Thursday, July 10, 2008

C64FrameWork: Holy smoke Batman!

42 sprites being multiplexedI've now added the sort Dan used in Armalyte as well, so theres now 3 different modes there all available as an option for when you start your game. To select them all you need to do is change a single equate value (setting it to 0,1 or 2) and the code will build the correct version (Try doing THAT with in a monitor!).

In the case of randomly bouncing sprites Dan's clearly win's out even over my shiny new one, to the sum of 42 freely bouncing sprites all on a STOCK C64. Thats damn impressive I have to say. However, I'll emphisis that it really, Really, REALLY depends on the game and how your sprites are setup, banded, spawned, moved and all the rest - BUT with 3 separate sorts now here, you should be in good standing to pick the right one without having to mess around. The image shown here is actually the worst case (the red bar taking up top and bottom borders), normally it only takes up the lower border which is superb.

I'll also make the point that this is a frame work. Its NOT a finish bit of code. You should take this as a basic core, and shape it to target your game/applicate better. For example, if you want to have a 2 player game, you should modify the code to multiplex only 6 sprites, or if you WANT to multiplex 8 to allow for a player with multiples above and below again you should extend the code to do so.

The code is pretty well commented but due to a couple of bugs in SNASM (namely nested IF/ENDIF's dont work) I cant get the code fully auto generating yet.

I've also now added a player sprite which is controlable via the joystick and flashes away over the top of all the rest. So, barring anything else being requested (and I'll give it a couple of days) I'll write up some doc's and release it next week sometime....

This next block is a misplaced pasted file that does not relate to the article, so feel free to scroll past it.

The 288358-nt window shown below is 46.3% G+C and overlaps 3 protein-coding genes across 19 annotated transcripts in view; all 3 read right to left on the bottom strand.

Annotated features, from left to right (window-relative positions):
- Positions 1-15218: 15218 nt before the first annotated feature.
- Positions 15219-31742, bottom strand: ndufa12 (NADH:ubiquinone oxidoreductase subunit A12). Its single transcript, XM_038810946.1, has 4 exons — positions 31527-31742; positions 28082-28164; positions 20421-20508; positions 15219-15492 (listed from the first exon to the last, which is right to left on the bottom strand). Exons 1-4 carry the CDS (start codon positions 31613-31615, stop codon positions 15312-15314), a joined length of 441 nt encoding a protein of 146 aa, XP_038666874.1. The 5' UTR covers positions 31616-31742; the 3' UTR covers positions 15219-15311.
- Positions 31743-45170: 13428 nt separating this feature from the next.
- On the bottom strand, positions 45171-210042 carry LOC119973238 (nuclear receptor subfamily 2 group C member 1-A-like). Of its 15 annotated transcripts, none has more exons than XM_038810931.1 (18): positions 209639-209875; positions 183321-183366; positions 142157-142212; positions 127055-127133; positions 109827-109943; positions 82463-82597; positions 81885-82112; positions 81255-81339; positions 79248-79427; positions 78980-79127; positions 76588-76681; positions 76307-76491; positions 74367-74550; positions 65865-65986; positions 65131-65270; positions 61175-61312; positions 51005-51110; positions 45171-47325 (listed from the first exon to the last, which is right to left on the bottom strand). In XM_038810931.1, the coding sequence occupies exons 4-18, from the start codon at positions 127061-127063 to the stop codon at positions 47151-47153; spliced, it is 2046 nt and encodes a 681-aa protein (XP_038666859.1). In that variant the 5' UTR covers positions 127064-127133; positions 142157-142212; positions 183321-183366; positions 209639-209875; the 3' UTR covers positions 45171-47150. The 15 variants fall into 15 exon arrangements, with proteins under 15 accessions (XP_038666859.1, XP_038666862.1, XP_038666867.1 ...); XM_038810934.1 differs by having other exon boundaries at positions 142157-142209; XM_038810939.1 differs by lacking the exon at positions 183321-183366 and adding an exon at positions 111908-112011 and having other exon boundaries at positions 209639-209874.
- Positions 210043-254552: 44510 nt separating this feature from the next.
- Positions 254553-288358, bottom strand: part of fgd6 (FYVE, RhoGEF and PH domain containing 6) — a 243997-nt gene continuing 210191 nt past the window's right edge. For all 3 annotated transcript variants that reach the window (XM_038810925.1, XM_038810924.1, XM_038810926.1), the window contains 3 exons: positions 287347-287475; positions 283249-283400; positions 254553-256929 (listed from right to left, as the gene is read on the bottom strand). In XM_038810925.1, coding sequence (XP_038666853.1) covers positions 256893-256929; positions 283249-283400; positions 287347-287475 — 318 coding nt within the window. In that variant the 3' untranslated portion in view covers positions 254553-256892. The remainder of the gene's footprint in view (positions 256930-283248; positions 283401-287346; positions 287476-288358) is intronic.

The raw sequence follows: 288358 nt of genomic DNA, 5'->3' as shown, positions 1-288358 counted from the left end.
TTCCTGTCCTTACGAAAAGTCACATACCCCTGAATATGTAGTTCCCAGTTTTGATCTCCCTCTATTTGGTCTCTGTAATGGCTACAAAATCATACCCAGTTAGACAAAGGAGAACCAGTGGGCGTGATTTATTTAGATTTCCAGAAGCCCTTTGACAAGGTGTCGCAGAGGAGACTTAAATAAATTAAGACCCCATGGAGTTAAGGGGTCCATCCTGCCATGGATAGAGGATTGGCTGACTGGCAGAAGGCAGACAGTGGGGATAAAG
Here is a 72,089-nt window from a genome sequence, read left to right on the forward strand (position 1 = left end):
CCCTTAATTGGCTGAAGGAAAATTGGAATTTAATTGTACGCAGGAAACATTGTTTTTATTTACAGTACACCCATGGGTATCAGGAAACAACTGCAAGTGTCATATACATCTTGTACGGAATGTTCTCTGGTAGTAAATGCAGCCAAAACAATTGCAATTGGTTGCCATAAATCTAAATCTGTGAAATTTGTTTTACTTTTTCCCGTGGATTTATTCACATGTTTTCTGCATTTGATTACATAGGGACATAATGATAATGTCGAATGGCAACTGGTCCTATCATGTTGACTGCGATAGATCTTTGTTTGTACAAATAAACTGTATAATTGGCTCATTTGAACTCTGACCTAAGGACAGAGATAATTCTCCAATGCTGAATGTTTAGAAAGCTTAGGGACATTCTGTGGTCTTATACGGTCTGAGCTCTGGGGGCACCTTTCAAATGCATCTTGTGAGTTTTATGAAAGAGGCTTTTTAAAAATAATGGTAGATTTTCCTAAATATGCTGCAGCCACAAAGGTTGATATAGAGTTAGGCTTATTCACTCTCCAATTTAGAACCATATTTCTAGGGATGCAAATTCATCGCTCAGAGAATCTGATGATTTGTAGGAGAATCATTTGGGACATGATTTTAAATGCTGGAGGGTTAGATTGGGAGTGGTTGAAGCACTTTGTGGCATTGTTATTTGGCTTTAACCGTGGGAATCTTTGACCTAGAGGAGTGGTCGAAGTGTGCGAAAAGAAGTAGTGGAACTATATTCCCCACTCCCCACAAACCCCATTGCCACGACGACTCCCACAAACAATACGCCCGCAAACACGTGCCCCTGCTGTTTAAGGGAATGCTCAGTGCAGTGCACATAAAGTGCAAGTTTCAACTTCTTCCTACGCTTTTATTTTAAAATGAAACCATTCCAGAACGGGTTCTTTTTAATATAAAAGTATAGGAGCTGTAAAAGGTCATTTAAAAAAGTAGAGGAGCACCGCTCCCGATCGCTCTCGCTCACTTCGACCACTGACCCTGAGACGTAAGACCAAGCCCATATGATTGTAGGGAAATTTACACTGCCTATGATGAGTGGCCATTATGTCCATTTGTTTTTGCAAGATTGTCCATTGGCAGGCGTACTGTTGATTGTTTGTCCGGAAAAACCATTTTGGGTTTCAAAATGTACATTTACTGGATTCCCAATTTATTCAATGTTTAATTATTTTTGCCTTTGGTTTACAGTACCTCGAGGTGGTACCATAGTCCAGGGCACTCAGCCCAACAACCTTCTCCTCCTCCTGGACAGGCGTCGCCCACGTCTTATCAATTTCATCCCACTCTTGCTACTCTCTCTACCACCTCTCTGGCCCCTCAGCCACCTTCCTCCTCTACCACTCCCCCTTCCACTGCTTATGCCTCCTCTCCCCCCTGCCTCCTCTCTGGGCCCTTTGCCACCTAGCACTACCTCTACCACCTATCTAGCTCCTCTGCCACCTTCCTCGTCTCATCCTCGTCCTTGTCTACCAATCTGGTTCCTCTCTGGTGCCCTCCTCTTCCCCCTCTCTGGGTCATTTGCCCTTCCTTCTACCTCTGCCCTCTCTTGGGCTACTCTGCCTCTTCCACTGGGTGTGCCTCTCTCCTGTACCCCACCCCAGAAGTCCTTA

Oh, and as a little aside.... when running this on a SuperCPU without even coding it in 65816 assembly, it takes up around 16 scans in total - including ALL the IRQ's....

6 comments:

Sandro said...

Nice work Mike,

I am seriously thinking of using your engine in one of my next games. If I get to understand how it works that is :D

Mike said...

Well, its not hard really. And if you got stuck all youd need to do was to access the sprite values and the rest would just magically happen for you :)

Anonymous said...

How about collision detection?

Mike said...

Collision detection is another one thats very game specific. But I guess some kind of player to everything else using box collision would be fine....?

Sure I could add that - although again I expect most games will ditch it and do their own... still it's not a bad idea....

TNT said...

In case someone needs all sprite-sprite collisions, it will help a lot if he uses the sorted list to reduce number of comparisons. With seven multiplexing sprites only player sprite and previous and next six sprites need to be checked. Even better, checking one direction can be stopped as soon as vertical delta > 20.

Player collision check can also be sped up with the help of sorted list. First skip all sprites more than 20 pixels above player, then do checks until sprite is >20 pixels below.

Making collision boxes smaller will reduce checks further.

Mike said...

Thats very true... This goes for everything in a game though. Know your data and know what it is your wanting to do.

The sort I've put in is quick and simple, nothing fancy - you can mod it as you need to, but its a good starting point. If you specalise it too quickly, then its not as useful as a starting point.

Also with 16 sprites you'd need to do 7 above you and 7 below (possibly)... and if they are bouncing randomly (not attached to paths etc) then you may have a full 16 to check - even if a couple have disappeared.... But like you say - once your past player+21, you can stop.

Anyways... the rule of a frame work is keep it simple, and then specialise it to hell when you know what your doing.